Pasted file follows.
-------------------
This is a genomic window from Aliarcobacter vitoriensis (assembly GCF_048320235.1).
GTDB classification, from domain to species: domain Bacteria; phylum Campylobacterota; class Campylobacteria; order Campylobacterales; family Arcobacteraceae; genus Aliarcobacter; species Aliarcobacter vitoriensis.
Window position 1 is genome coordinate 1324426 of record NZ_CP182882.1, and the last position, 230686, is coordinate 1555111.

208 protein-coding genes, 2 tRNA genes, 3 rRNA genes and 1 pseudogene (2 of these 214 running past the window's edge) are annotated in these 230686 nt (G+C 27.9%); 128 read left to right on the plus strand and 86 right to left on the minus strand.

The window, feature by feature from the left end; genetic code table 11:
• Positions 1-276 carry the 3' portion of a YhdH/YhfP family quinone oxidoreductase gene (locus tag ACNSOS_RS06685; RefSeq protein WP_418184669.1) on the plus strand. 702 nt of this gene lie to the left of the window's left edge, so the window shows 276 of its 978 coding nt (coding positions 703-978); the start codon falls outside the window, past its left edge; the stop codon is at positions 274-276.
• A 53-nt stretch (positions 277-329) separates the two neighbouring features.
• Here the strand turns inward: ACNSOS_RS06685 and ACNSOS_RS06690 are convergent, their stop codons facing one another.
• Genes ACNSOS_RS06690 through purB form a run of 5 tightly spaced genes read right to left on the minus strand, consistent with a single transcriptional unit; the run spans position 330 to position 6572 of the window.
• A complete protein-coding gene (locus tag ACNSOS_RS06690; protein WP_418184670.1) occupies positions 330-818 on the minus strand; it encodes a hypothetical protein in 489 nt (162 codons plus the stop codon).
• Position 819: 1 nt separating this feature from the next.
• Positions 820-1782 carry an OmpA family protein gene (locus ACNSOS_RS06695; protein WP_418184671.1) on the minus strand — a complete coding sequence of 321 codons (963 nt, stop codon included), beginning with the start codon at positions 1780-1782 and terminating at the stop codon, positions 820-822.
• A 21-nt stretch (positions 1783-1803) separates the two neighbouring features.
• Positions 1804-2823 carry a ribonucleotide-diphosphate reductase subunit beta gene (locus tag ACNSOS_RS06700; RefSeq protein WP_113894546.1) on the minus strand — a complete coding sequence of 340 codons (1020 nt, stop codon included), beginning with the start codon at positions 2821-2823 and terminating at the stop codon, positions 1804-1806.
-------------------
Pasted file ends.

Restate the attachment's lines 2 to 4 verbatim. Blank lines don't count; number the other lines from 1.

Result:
GTDB classification, from domain to species: domain Bacteria; phylum Campylobacterota; class Campylobacteria; order Campylobacterales; family Arcobacteraceae; genus Aliarcobacter; species Aliarcobacter vitoriensis.
Window position 1 is genome coordinate 1324426 of record NZ_CP182882.1, and the last position, 230686, is coordinate 1555111.

208 protein-coding genes, 2 tRNA genes, 3 rRNA genes and 1 pseudogene (2 of these 214 running past the window's edge) are annotated in these 230686 nt (G+C 27.9%); 128 read left to right on the plus strand and 86 right to left on the minus strand.